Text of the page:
CAIRO — Egypt's military rulers called for an end to strikes and protests Monday as thousands of state employees, from ambulance drivers to police and transport workers, demonstrated to demand better pay in a growing wave of labor unrest unleashed by the democracy uprising that ousted Hosni Mubarak's regime.
The statement by the ruling military council that took power from Mubarak appeared to be a final warning to protest organizers in labor and professional unions before the army intervenes and imposes an outright ban on gatherings, strikes and sit-ins.
Egypt's military rulers called for an end to strikes and protests Monday as thousands of state employees demonstrated to demand better pay.
Soldiers cleared out almost all the remaining protesters from Cairo's Tahrir Square, the giant traffic circle that was turned into a protest camp headquarters for 18-day revolt. During more than two weeks of round-the-clock demonstrations at the square, protesters set up tents, brought in blankets, operated medical clinics and festooned the entire plaza with giant banners demanding removal of the regime. At the height of the uprising, hundreds of thousands packed the downtown crossroads.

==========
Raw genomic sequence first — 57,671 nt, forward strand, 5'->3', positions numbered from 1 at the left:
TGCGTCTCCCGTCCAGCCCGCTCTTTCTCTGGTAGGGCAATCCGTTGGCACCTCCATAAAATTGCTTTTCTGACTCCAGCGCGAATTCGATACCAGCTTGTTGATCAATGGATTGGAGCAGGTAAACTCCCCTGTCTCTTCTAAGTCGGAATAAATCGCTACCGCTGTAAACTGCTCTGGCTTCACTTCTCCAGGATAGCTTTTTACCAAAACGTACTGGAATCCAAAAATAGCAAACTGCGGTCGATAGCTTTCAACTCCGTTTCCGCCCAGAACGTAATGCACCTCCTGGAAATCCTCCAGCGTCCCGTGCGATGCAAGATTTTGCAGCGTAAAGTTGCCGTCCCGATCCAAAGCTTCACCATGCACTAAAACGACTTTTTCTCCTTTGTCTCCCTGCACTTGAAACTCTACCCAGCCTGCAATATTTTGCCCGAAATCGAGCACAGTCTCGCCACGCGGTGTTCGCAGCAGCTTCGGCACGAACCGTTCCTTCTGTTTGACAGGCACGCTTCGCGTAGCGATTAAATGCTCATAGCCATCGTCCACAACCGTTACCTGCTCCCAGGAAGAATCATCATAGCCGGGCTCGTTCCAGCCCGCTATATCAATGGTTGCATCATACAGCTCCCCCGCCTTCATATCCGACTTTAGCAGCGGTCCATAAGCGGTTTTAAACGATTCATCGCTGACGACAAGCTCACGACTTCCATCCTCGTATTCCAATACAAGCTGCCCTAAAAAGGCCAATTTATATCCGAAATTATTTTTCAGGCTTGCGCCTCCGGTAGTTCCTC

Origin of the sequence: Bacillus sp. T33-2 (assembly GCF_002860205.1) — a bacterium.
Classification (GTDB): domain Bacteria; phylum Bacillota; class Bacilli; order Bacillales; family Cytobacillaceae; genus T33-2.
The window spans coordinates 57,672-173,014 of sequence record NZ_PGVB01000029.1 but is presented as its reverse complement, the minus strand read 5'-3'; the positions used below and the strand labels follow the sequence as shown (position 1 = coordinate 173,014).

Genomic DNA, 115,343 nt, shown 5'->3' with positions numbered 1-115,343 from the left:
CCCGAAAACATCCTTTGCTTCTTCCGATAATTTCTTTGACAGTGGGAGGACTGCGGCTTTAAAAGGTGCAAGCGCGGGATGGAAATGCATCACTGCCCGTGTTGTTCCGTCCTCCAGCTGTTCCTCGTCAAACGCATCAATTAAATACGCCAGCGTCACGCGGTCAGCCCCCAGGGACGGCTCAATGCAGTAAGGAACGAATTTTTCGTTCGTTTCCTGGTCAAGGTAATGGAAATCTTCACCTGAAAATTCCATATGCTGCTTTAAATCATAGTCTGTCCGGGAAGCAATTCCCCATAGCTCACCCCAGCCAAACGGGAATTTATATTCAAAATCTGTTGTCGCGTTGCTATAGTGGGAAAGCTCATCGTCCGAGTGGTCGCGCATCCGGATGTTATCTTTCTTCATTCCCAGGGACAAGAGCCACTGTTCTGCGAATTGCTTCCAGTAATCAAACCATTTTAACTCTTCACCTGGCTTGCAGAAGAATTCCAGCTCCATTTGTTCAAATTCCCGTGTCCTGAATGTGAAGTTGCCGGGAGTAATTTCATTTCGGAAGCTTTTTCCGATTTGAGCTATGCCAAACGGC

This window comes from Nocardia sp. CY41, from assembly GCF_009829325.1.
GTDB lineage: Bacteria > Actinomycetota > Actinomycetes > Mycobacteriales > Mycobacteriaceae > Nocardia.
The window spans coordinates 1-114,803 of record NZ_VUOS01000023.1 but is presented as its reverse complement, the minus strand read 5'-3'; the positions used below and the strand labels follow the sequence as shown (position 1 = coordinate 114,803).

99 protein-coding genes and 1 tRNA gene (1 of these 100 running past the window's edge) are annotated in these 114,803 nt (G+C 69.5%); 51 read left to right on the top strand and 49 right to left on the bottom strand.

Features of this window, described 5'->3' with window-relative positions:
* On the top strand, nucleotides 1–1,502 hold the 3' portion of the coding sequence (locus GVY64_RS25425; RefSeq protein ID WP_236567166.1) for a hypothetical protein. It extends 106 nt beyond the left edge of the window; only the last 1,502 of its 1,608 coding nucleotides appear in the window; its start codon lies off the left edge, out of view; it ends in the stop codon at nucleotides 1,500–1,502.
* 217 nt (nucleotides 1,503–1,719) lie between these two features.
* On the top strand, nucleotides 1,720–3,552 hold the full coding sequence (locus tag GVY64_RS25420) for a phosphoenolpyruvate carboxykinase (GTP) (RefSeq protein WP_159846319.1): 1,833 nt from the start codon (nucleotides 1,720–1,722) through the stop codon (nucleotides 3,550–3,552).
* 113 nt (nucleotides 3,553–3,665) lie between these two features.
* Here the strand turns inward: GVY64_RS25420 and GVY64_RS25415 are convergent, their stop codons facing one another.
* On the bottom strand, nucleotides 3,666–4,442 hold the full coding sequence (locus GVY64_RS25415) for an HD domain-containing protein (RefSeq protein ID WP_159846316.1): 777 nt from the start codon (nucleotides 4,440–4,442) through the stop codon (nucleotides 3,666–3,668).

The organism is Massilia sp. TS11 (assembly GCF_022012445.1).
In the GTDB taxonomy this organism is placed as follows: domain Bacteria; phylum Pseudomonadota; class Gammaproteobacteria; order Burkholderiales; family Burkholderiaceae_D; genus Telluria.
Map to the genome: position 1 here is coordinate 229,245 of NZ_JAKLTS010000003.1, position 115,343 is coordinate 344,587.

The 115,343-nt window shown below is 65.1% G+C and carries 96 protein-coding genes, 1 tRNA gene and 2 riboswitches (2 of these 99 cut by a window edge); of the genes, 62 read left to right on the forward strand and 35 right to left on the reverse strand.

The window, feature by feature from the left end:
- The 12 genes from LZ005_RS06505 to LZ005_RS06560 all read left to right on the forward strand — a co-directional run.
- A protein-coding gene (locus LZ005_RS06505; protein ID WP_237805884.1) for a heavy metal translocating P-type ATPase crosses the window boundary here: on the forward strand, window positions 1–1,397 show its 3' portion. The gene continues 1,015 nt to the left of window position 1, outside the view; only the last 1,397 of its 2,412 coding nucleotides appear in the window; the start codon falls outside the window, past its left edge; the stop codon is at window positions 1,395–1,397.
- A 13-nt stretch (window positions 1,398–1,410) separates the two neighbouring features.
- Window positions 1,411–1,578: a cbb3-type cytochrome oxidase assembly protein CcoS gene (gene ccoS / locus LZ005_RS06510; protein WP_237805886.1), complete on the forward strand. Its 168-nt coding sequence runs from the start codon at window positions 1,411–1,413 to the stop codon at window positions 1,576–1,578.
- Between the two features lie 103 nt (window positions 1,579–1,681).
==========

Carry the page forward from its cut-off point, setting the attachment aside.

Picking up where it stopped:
Several huge trucks were piled high with blankets that protesters used to sleep left the square Tuesday. All the tents were gone, as were other signs of permanent camps. By early afternoon, a few dozen determined protesters remained, standing in one corner of the square, yelling for the release of political prisoners.
The remaining protesters say they won't leave before all those detained during the revolt are released.
Egypt's ambassador to the United States said Mubarak may be in "bad health," providing the first word on the state of the 82-year-old leader since he was ousted on Friday and the military took over running the country.
Speaking Monday on NBC's "Today" program, Sameh Shoukry said he had received information that Mubarak was "possibly in somewhat of bad health." He said he could not be more specific, but two Cairo newspapers on Monday said Mubarak was refusing to take medication, depressed and repeatedly passing out at his residence in the Red Sea resort of Sharm el-Sheikh. There was no immediate confirmation of the reports.
Mubarak had surgery in Germany last year to remove his gallbladder.
The latest communique by the ruling military council was read out on state television by a military spokesman. It said Egypt needed a quieter climate so the military can run the nation's affairs at this "critical stage" and eventually hand over the reins of power to an elected and civilian administration.
The statement also warned that strikes and protests hurt the country's security and economy and gave a chance to what it called "irresponsible parties" to commit "illegal acts." It did not elaborate.
Amid the efforts to build a new system, Egypt's upheaval has splintered into a host of smaller grievances, the inevitable outcome of emboldened citizens feeling free to speak up, most of them for the first time.
This program aired on February 14, 2011. The audio for this program is not available.